Remember the kid in kindergarten who wore his favorite “A-Team” shirt nearly every day? Well, I’m older now. But my favoritist tendencies linger when it comes to riding gear. We all have certain gloves, shorts, or jerseys which fit well and haven’t come apart at the seams: There’s no lack of functional trail or all-mountain-style shorts in today’s market, but the Troy Lee Designs Ruckus shorts stand out in the crowd.
I’ve been riding in the Ruckus shorts almost exclusively for the past few months. Made from a lighter-weight material than you’d find in downhill or more motocross-inspired shorts, the Ruckus shorts are constructed from a two-way stretch blend of mostly polyester with a touch of spandex. With a 14-inch inseam, the Ruckus shorts sit just above the kneecap and the leg openings leave room for kneepads.
Years ago, when I began carrying my phone on rides, I would stitch a bit of thread to the upper corner of an open thigh pocket, which would act as a catch to keep my phone from sliding up and out. The Ruckus shorts feature this exact type of stitching on the right-side pocket. Between that open pocket and the hip seam is a zippered compartment which is purpose-built to hold a cell phone. Although this pocket is secure, it left my phone dangling below me, leaving where it would bounce against my leg during pedaling. Also, even an innocuous slide-out could land a rider’s body weight directly on top of their phone if it were in this pocket. Thankfully, the larger front thigh pockets work just fine.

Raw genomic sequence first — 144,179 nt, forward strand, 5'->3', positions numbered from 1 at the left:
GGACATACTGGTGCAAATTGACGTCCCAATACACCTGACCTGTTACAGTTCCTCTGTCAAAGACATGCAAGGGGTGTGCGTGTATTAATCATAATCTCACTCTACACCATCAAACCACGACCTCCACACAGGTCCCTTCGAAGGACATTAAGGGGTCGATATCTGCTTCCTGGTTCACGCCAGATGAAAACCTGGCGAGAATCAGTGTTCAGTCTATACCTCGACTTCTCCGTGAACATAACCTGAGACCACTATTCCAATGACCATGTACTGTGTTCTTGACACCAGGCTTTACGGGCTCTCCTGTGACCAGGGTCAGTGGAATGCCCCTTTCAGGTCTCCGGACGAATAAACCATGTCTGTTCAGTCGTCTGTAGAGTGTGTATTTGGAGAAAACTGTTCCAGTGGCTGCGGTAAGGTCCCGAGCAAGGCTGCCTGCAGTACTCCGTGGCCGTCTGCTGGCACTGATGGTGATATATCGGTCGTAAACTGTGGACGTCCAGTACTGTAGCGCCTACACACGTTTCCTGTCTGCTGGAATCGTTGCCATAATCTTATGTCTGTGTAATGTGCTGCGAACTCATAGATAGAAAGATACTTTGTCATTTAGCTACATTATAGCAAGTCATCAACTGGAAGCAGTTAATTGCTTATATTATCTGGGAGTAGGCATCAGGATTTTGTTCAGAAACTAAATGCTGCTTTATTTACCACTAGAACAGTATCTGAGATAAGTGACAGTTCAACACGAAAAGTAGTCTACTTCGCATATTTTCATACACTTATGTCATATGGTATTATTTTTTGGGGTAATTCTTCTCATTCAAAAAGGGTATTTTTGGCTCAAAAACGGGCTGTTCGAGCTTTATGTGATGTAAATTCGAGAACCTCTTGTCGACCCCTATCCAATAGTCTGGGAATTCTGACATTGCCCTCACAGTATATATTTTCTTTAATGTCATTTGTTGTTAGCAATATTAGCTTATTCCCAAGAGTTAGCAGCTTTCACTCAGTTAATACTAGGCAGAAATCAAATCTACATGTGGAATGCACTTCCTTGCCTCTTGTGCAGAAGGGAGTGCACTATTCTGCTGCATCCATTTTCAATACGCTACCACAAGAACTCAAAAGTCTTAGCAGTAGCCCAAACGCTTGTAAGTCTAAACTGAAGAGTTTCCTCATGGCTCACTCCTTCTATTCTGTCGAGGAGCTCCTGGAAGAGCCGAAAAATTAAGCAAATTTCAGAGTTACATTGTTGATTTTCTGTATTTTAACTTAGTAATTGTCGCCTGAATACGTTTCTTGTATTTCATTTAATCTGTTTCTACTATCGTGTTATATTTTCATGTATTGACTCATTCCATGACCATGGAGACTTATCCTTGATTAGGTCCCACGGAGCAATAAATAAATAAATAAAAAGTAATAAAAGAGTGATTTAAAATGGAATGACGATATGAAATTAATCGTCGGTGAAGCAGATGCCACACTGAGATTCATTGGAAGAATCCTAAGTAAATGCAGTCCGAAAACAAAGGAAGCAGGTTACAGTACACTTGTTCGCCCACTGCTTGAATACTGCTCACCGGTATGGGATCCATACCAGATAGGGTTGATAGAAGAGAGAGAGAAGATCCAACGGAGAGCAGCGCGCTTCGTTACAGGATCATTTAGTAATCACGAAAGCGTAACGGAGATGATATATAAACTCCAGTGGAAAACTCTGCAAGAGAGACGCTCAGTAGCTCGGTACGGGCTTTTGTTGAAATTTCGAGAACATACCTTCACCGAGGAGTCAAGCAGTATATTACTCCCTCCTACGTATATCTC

It didn’t take long before I started playing favorites with these shorts. On the bike, they feel reasonably lightweight, are well ventilated, and have sufficient storage. Aside from some fraying and unraveling of the Velcro waistband, after months of long rides and wash cycles the Ruckus shorts remain mostly unscathed and nearly look like new. At $135, they are on the spendier side of baggy shorts. However, with multiple zippered pockets, a removable chamois short liner, and durable construction, so far they are proving to be worth every dollar.
More at troyleedesigns.com.